Sunday, April 10, 2022

Pick a Proverb - Day 10


Happy Day 10 of National Poetry Month! April always brings poems, vases full of poems. And over at Jama's Alphabet Soup, Jama always generously shares the various projects happening around the Kidlitosphere during this time. Enjoy!

For National Poetry Month 2022, I will share a daily poem inspired by a popular proverb. defines a proverb as "a short, popular saying, usually of unknown and ancient origin, that expresses some commonplace truth or useful thought." A proverb might also be called a saying, an expression, a maxim, or an adage, and Merriam Webster notes that proverbs are "nuggets of wisdom" which often have popular opposites. Some of you may know the word Proverbs from the book of the Bible, but proverbs are not all from the bible - many come from daily life.

My suggestion is that we write from proverbs in many ways:
  • Write a true story poem inspired by the proverb
  • Make up a story poem connected to the proverb
  • Write a poem agreeing with the proverb
  • Write a poem disagreeing with the proverb
  • Connect a fact or historical moment to the proverb
  • Take any one word or bit from the proverb and write from that
  • Anything else!

Each day of April, I will share a proverb, the meaning of the proverb, and a poem inspired by that proverb. I will also share the the proverb which will inspire the next day's poem. I invite to you write from proverbs of your own choosing or to write proverb poems along with me. You can read some examples and learn a little more about this projects and my 2010-2020 poetry projects HERE.

Here is the PICK A PROVERB LIST that I will write from throughout April 2022, and I will add to this as I discover more proverbs. As school districts block outside Google docs for student access, I welcome teachers to "Make a Copy" of this document and to share it with students from your school district accounts.

And now, today's poem!

Students - Today's proverb - Don't miss the forest for the trees - illustrates the idea that we can miss the big picture when we focus too much on the parts of something. If you are so busy looking at every single tree, you might miss the majesty and gorgeousness of the forest where you hike.

This is bit of a depressing poem as it takes the proverb unfollowed and carries the story to it's sad but logical end. Proverbs are little snippets of advice, and if we don't pay attention to wisdom, we might feel some unnecessary sadnesses in life.

Sometimes I think that I, too, see the trees and not the forest. I can pay attention to small things that annoy me in my house or with a person and momentarily miss the greater importance at hand. Writing this proverb poem was a good exercise in helping me think about my own forest-missing.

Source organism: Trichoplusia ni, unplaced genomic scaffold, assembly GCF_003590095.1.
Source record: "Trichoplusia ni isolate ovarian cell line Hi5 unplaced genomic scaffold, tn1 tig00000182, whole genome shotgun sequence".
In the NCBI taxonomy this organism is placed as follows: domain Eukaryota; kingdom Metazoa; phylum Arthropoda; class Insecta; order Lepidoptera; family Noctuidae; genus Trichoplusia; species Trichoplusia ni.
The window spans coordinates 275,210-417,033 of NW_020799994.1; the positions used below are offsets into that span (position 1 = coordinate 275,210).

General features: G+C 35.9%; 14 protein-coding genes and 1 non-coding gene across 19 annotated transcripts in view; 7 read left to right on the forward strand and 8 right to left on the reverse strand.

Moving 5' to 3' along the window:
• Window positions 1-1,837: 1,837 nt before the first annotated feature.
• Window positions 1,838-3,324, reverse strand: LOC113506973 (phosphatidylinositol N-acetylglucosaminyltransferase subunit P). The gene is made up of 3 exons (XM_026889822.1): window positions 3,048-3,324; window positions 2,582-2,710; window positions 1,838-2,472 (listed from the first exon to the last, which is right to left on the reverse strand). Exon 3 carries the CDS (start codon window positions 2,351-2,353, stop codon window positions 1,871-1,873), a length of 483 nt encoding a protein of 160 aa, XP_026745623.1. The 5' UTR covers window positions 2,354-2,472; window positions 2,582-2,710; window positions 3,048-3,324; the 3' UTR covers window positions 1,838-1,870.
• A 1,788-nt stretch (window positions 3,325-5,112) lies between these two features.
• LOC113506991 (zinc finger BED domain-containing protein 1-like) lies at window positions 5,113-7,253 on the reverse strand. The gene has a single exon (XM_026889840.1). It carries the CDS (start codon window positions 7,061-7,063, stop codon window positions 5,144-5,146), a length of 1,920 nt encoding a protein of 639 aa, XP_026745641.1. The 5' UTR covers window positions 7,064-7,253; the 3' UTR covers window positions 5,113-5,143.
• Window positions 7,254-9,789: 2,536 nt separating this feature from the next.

Thank you to my friend Mary Lee who pointed out in an earlier comment the importance of line breaks. You may have wondered about why Then Grandma died. stands alone. This is to draw attention to the importance of that line. See, Grandma's death changed everything. That deserves space. Space around words gives those words strength.

One more thing. The second-to-last line of this poem originally read His stomach was hungry. But I don't have to write hungry if I show that the stomach rumbled. And with more room for more syllables, I could add the word sad. Consider this in your own revisions. Rather than telling (was hungry), try showing (rumbled) what is going on in your poem or story or essay. 

Tomorrow I will share a poem inspired by this proverb:

Good things come to those who wait.

I invite you to join me in writing about the above proverb using the suggestions listed above today's poem or in choosing your own proverb from the list linked above and in the sidebar here throughout April 2022. If you have a proverb to add to the list, please write to me with a parent or guardian or teacher through that adult's account.

And if any classes of students are picking and writing proverbs along with me (or doing any connected work), I invite teachers to email me through my CONTACT ME button above. If you'd like, we can talk about publishing your students' work here at The Poem Farm. Please note that I do not respond to emails from students as I do not encourage writing to strangers online, but I do respond to students who correspond through parents, guardians, and teachers. It has been a joy to read the proverb poems that folks have shared, and I thank you for letting me peek into your interesting brains, just as you peek into mine!

Maybe see you tomorrow for Pick a Proverb, Day 11!


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